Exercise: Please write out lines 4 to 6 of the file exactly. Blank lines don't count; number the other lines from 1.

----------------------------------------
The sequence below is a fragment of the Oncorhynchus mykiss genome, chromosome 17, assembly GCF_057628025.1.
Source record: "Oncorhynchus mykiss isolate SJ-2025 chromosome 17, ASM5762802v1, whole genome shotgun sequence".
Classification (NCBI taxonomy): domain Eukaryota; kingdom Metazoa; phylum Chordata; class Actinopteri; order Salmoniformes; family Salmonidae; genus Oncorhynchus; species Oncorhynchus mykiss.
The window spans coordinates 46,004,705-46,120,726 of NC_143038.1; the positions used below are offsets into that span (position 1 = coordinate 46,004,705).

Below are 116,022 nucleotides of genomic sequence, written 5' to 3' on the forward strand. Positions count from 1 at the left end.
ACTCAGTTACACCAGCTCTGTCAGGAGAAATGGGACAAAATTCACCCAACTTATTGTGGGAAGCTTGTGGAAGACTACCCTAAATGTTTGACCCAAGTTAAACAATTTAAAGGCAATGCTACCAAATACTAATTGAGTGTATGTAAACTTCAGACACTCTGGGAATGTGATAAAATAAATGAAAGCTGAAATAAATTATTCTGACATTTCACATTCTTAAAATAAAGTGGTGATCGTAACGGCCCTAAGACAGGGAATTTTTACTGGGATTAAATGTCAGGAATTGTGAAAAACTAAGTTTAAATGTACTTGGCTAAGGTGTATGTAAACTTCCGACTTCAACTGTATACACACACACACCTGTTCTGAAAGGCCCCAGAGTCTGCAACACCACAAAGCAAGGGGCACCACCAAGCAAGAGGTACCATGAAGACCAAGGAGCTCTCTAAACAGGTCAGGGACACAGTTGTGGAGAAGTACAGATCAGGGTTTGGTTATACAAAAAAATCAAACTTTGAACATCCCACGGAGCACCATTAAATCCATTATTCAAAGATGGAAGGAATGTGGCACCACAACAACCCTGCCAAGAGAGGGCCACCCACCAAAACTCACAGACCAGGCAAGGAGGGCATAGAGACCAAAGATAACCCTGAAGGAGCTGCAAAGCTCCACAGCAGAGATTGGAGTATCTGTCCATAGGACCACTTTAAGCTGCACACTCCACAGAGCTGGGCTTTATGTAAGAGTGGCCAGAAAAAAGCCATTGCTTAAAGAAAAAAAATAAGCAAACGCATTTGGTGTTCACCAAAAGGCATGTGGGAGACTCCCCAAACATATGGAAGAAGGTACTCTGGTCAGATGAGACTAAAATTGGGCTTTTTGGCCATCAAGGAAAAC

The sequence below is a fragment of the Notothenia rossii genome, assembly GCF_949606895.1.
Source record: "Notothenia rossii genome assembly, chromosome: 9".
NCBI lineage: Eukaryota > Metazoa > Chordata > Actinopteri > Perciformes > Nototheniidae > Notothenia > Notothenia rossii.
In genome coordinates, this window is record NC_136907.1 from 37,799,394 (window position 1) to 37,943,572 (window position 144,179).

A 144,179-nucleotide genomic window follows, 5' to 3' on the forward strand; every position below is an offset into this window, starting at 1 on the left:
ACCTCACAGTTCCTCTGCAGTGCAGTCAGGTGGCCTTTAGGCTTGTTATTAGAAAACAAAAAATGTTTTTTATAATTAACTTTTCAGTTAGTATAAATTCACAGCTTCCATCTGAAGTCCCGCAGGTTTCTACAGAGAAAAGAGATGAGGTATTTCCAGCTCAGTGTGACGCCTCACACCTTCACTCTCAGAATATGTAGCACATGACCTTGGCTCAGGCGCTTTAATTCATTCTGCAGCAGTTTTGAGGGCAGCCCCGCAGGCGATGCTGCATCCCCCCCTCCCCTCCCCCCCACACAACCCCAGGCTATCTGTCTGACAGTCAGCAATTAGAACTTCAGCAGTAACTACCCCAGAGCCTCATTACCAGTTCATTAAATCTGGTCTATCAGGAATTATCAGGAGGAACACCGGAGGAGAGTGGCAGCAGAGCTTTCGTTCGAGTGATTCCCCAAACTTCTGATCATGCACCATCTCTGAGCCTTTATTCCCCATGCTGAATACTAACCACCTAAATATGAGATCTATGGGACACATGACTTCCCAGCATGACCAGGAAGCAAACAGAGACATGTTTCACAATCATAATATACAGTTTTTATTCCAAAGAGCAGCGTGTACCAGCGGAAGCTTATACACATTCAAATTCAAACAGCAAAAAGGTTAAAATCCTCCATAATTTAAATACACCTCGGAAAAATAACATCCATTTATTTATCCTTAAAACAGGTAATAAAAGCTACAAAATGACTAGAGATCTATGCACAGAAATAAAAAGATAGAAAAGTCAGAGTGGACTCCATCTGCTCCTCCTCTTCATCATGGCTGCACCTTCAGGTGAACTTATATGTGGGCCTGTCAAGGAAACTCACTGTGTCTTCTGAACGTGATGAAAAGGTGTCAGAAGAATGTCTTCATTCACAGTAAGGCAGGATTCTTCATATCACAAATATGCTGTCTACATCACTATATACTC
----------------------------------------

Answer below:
The window spans coordinates 46,004,705-46,120,726 of NC_143038.1; the positions used below are offsets into that span (position 1 = coordinate 46,004,705).

Below are 116,022 nucleotides of genomic sequence, written 5' to 3' on the forward strand. Positions count from 1 at the left end.
ACTCAGTTACACCAGCTCTGTCAGGAGAAATGGGACAAAATTCACCCAACTTATTGTGGGAAGCTTGTGGAAGACTACCCTAAATGTTTGACCCAAGTTAAACAATTTAAAGGCAATGCTACCAAATACTAATTGAGTGTATGTAAACTTCAGACACTCTGGGAATGTGATAAAATAAATGAAAGCTGAAATAAATTATTCTGACATTTCACATTCTTAAAATAAAGTGGTGATCGTAACGGCCCTAAGACAGGGAATTTTTACTGGGATTAAATGTCAGGAATTGTGAAAAACTAAGTTTAAATGTACTTGGCTAAGGTGTATGTAAACTTCCGACTTCAACTGTATACACACACACACCTGTTCTGAAAGGCCCCAGAGTCTGCAACACCACAAAGCAAGGGGCACCACCAAGCAAGAGGTACCATGAAGACCAAGGAGCTCTCTAAACAGGTCAGGGACACAGTTGTGGAGAAGTACAGATCAGGGTTTGGTTATACAAAAAAATCAAACTTTGAACATCCCACGGAGCACCATTAAATCCATTATTCAAAGATGGAAGGAATGTGGCACCACAACAACCCTGCCAAGAGAGGGCCACCCACCAAAACTCACAGACCAGGCAAGGAGGGCATAGAGACCAAAGATAACCCTGAAGGAGCTGCAAAGCTCCACAGCAGAGATTGGAGTATCTGTCCATAGGACCACTTTAAGCTGCACACTCCACAGAGCTGGGCTTTATGTAAGAGTGGCCAGAAAAAAGCCATTGCTTAAAGAAAAAAAATAAGCAAACGCATTTGGTGTTCACCAAAAGGCATGTGGGAGACTCCCCAAACATATGGAAGAAGGTACTCTGGTCAGATGAGACTAAAATTGGGCTTTTTGGCCATCAAGGAAAAC